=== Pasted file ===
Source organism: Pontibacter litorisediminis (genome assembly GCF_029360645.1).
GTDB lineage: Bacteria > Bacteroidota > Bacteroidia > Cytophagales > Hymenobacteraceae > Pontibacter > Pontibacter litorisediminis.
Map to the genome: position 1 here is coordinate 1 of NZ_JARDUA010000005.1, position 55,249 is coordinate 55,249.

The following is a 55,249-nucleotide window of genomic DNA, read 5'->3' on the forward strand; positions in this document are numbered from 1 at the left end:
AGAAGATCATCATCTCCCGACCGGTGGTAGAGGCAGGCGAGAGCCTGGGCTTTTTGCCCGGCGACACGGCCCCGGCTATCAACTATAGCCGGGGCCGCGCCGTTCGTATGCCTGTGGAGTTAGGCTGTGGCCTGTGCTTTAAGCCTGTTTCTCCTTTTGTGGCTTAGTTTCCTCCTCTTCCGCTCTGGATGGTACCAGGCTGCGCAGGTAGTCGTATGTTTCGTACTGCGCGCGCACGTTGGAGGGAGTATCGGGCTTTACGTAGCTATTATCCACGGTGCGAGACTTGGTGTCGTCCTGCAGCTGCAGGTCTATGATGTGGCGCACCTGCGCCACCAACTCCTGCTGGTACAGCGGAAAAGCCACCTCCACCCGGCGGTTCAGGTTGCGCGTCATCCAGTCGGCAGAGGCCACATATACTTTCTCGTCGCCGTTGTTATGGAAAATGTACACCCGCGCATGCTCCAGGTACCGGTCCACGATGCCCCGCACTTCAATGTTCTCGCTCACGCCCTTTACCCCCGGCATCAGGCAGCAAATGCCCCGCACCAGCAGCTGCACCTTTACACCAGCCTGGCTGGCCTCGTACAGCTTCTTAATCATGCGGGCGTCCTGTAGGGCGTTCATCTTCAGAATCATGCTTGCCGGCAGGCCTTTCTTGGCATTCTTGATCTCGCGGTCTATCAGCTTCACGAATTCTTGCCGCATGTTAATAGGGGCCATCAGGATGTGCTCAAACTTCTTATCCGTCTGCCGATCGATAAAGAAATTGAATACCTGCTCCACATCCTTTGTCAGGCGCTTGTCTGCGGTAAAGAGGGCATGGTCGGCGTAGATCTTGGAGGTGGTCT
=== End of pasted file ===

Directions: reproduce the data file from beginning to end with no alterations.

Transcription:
Source organism: Pontibacter litorisediminis (genome assembly GCF_029360645.1).
GTDB lineage: Bacteria > Bacteroidota > Bacteroidia > Cytophagales > Hymenobacteraceae > Pontibacter > Pontibacter litorisediminis.
Map to the genome: position 1 here is coordinate 1 of NZ_JARDUA010000005.1, position 55,249 is coordinate 55,249.

The following is a 55,249-nucleotide window of genomic DNA, read 5'->3' on the forward strand; positions in this document are numbered from 1 at the left end:
AGAAGATCATCATCTCCCGACCGGTGGTAGAGGCAGGCGAGAGCCTGGGCTTTTTGCCCGGCGACACGGCCCCGGCTATCAACTATAGCCGGGGCCGCGCCGTTCGTATGCCTGTGGAGTTAGGCTGTGGCCTGTGCTTTAAGCCTGTTTCTCCTTTTGTGGCTTAGTTTCCTCCTCTTCCGCTCTGGATGGTACCAGGCTGCGCAGGTAGTCGTATGTTTCGTACTGCGCGCGCACGTTGGAGGGAGTATCGGGCTTTACGTAGCTATTATCCACGGTGCGAGACTTGGTGTCGTCCTGCAGCTGCAGGTCTATGATGTGGCGCACCTGCGCCACCAACTCCTGCTGGTACAGCGGAAAAGCCACCTCCACCCGGCGGTTCAGGTTGCGCGTCATCCAGTCGGCAGAGGCCACATATACTTTCTCGTCGCCGTTGTTATGGAAAATGTACACCCGCGCATGCTCCAGGTACCGGTCCACGATGCCCCGCACTTCAATGTTCTCGCTCACGCCCTTTACCCCCGGCATCAGGCAGCAAATGCCCCGCACCAGCAGCTGCACCTTTACACCAGCCTGGCTGGCCTCGTACAGCTTCTTAATCATGCGGGCGTCCTGTAGGGCGTTCATCTTCAGAATCATGCTTGCCGGCAGGCCTTTCTTGGCATTCTTGATCTCGCGGTCTATCAGCTTCACGAATTCTTGCCGCATGTTAATAGGGGCCATCAGGATGTGCTCAAACTTCTTATCCGTCTGCCGATCGATAAAGAAATTGAATACCTGCTCCACATCCTTTGTCAGGCGCTTGTCTGCGGTAAAGAGGGCATGGTCGGCGTAGATCTTGGAGGTGGTCT